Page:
AINKAWA, Iraq: Iraqi Christians who fled a jihadist onslaught and are packed several families to a room in a church in Kurdistan have lost hope in their country and long to emigrate.
“This is our country. We have suffered before, but the attack by ISIS has been the worst,” said Salwa, a 40-year-old civil servant and grandmother. “I want to leave Iraq,” she said.
Speaking in the garden of Ainkawa’s Saint Joseph Church, on the outskirts of Irbil, Salwa is among the tens of thousands of Christians who have in recent weeks sought refuge near the Kurdish capital.
She said most of her extended family fled Iraq’s largest Christian town of Qaraqosh last week, as attacking jihadists offered them a bleak choice.
“They said either we convert or we flee,” Salwa said. “Only a few stayed behind, because they were too sick or old to walk. They are locked up in the houses.”
Salwa said she held little hope her lot would improve with the U.S. airstrikes on jihadist positions in the area. “ISIS has attacked Christians three times in the past three months alone. We are vulnerable here, we have no real guarantees. And I want safety for my children,” she said, clad in a blue jalabiyah as she sat at the entrance of the pre-fab shed she now calls home.
Her 22-year-old daughter Sarah, who is pregnant with her fourth child, echoed her despair.
“We fled the [jihadist] shelling on Qaraqosh with nothing except the clothes on our backs. We walked for hours in the dark, the children wailing with hunger,” said Sarah, forcing a smile as she described the terror.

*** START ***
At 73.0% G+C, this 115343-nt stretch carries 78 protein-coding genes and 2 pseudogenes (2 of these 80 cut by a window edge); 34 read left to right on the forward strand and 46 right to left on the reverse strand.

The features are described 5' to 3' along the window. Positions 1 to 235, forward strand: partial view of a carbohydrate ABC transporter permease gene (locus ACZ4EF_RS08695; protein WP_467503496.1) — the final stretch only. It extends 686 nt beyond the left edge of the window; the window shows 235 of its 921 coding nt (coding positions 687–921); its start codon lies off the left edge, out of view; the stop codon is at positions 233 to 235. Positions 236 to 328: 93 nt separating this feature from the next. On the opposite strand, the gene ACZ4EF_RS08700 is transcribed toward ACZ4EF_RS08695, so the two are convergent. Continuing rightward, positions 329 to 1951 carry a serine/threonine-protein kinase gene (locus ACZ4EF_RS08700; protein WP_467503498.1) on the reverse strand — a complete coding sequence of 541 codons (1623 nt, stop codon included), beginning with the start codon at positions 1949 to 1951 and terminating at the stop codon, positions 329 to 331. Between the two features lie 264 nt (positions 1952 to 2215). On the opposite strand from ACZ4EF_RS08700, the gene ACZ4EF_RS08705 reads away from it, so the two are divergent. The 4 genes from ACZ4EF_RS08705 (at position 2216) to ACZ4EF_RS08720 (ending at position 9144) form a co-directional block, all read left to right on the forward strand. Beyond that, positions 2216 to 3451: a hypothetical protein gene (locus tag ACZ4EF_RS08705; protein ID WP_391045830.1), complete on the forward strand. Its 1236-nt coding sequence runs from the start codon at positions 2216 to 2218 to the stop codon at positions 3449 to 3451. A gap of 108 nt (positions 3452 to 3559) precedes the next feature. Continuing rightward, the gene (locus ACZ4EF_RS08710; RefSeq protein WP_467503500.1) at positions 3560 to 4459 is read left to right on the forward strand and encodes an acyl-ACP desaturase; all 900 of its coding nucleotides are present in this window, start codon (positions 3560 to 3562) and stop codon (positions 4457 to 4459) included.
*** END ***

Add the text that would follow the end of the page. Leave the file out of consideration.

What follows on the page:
A 74-year-old nun, who spoke on condition of anonymity, was also among the displaced.
“I have seen many wars in my lifetime, but I have never seen anything like this. I understand that people want to leave Iraq, even though it is our home,” she said, clothed in a white robe with a wooden rosary hanging from her pocket.
In an open letter published Sunday, the Chaldean patriarch of Babylon said there are 70,000 displaced Christians in Ainkawa alone.
“The level of disaster is extreme,” wrote Louis Raphael Sako, who also heads Iraq’s Catholic bishops assembly. “Something should be done to save this people who have their history in this land from their beginnings.”
Faraj Benoit Camurat, who heads the France-based Irak-Fraternite association, said many are asking their churches for their baptism certificates. “That is an indication that they are at least thinking about exile, that they want to leave,” he said.
Iraq’s Christians have in recent years found it easier to be granted U.S. and other Western visas than the many Muslims who also want to emigrate. The religious leadership has reacted with unease to an offer by France to welcome displaced Iraqi Christians on its soil, arguing that one of the world’s oldest Christian communities should be preserved.
But Father Rayyan Atto, a young priest running the Chaldean church’s humanitarian effort in Irbil, said he understood people’s desire to emigrate.
“We don’t want them to go, but we understand. They are oppressed,” said Atto, pointing at women washing clothes under the scorching sun, and families lining up for bread and water.
“There is no more room in the 22 makeshift displacement centers we have set up in churches and schools here,” Atto said, adding that the crisis has put a strain on Ainkawa’s usual population of 35,000.
To 51-year-old Zoheir Yaacub, a retired Iraqi army soldier, the problem extends beyond the violence of the jihadist onslaught.
“Nobody cares about us. We didn’t even receive a warning that ISIS was coming,” said Yaacub, who wore a dark blue checkered shirt.
Sitting under the shade of a plastic sheet, Yaacub held up a hand-written poster that read: “We want to live. Is that impossible, you warlords?”
“Whatever happens now, we will not go back to Qaraqosh. We have no protection. The central government is weak, and even now that [Prime Minister Nouri al-]Maliki has been replaced, things will not get any better,” he said.
“The politicians don’t care about people. They only care about lining their pockets,” Yaacub said. “The other [religious and ethnic] groups all have their militias. But we don’t, and we cannot protect ourselves.”